How does Krauthammer go about this? First he needs to find common ground for Kerry and the terrorists. To this end, after pointing out that two recent terrorist attacks aimed at allies of the U.S. invasion of Iraq (specifically Australia and Spain) seemed geared toward undermining support among coalition members, Krauthammer makes the following startling observation:

That [Abandon America and buy your safety] is what the terrorists are saying. Why is the Kerry campaign saying the same thing? “John Kerry’s campaign has warned Australians that the Howard Government’s support for the US in Iraq has made them a bigger target for international terrorists.” So reports the Weekend Australian (Sept. 18).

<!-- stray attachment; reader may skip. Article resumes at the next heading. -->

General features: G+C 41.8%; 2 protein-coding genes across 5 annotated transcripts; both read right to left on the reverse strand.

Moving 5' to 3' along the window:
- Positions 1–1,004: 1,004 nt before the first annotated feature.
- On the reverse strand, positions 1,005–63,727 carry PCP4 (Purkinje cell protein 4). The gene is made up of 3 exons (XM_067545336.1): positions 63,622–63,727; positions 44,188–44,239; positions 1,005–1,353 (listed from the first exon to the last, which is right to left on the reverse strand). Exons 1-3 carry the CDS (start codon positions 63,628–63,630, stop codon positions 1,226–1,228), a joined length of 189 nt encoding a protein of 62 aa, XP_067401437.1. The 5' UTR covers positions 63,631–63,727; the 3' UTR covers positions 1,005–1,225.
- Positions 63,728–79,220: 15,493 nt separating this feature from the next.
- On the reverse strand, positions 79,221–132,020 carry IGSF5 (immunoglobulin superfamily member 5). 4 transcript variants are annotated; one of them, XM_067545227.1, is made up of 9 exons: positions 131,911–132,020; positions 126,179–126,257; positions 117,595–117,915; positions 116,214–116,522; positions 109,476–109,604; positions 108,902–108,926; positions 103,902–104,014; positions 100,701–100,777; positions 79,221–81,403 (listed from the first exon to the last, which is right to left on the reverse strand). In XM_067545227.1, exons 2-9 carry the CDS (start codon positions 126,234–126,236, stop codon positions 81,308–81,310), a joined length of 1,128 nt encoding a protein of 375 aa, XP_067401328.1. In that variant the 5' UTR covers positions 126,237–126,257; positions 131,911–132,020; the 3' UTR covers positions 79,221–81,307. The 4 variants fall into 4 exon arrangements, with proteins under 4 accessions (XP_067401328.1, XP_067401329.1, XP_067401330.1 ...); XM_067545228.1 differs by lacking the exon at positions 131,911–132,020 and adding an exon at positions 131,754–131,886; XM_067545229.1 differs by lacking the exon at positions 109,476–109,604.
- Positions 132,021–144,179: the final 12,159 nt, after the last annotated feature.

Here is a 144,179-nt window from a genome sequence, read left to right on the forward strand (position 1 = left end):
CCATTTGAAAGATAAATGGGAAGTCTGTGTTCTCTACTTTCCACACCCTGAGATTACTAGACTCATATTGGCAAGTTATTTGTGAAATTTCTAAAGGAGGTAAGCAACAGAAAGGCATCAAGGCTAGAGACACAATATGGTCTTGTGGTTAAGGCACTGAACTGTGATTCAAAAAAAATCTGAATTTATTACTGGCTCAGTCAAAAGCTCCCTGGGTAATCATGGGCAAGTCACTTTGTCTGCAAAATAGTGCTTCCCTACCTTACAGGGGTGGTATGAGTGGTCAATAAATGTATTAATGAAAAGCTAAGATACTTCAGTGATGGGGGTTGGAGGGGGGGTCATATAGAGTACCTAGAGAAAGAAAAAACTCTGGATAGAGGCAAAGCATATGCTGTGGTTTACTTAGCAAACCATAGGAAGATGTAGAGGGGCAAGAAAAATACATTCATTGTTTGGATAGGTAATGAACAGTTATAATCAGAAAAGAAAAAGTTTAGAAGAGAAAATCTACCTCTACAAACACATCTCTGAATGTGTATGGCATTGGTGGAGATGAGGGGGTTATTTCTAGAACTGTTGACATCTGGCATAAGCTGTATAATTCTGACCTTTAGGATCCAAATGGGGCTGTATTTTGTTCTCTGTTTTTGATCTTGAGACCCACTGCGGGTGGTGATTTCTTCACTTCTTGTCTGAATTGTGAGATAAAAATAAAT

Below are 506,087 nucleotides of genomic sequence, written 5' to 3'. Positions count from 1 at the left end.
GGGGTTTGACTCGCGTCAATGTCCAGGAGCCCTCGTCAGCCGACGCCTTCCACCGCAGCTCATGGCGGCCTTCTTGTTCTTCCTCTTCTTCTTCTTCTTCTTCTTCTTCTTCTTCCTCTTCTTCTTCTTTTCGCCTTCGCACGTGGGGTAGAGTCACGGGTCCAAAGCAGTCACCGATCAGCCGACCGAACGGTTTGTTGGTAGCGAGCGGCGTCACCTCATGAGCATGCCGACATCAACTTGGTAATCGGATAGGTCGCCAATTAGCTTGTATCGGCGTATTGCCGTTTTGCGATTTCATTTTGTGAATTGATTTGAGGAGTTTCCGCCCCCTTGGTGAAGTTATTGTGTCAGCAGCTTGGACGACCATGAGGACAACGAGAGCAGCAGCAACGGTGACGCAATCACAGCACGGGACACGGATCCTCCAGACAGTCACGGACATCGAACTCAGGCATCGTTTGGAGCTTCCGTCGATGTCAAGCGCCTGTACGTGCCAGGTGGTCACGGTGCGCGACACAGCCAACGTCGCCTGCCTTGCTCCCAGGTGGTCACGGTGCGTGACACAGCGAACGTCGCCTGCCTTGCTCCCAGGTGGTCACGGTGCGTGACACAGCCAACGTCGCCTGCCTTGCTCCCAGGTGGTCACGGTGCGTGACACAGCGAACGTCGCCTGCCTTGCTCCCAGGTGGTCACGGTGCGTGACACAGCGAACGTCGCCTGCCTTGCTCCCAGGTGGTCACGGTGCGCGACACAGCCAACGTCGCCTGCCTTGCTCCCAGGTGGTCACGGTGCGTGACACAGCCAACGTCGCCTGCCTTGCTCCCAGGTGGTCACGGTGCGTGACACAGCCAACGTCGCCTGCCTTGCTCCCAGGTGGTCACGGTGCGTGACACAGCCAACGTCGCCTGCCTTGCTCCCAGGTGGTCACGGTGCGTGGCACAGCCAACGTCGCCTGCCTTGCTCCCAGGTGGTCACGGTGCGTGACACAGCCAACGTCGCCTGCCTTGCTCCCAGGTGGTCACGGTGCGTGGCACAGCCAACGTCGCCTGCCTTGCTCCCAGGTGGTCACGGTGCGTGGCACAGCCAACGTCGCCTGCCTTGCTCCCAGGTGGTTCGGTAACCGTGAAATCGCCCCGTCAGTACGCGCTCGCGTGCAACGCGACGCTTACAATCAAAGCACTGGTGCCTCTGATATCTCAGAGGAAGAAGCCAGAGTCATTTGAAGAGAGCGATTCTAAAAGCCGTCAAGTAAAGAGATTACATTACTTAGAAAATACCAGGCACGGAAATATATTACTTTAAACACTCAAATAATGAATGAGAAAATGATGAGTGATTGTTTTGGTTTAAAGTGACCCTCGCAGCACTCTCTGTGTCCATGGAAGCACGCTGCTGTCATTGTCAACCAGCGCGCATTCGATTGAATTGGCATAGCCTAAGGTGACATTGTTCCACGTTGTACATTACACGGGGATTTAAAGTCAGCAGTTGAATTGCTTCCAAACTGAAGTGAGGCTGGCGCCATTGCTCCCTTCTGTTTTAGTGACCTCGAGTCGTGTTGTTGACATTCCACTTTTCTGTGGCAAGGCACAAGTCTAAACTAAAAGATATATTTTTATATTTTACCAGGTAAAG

Americans Overseas for Kerry is the Kerry operation for winning the crucial votes of Americans living abroad (remember the Florida recount?), including more than 100,000 who live in Australia. Its leader was interviewed Sept. 16 by The Australian’s Washington correspondent, Roy Eccleston. Asked if she believed the terrorist threat to Australians was now greater because of the support for President Bush, she replied: “I would have to say that,” noting that “[t]he most recent attack was on the Australian embassy in Jakarta.”

She said this of her country (and of the war that Australia is helping us with in Iraq): “[W]e are endangering the Australians now by this wanton disregard for international law and multilateral channels.” Mark Latham could not have said it better. Nor could Jemaah Islamiah, the al Qaeda affiliate that killed nine people in the Jakarta bombing.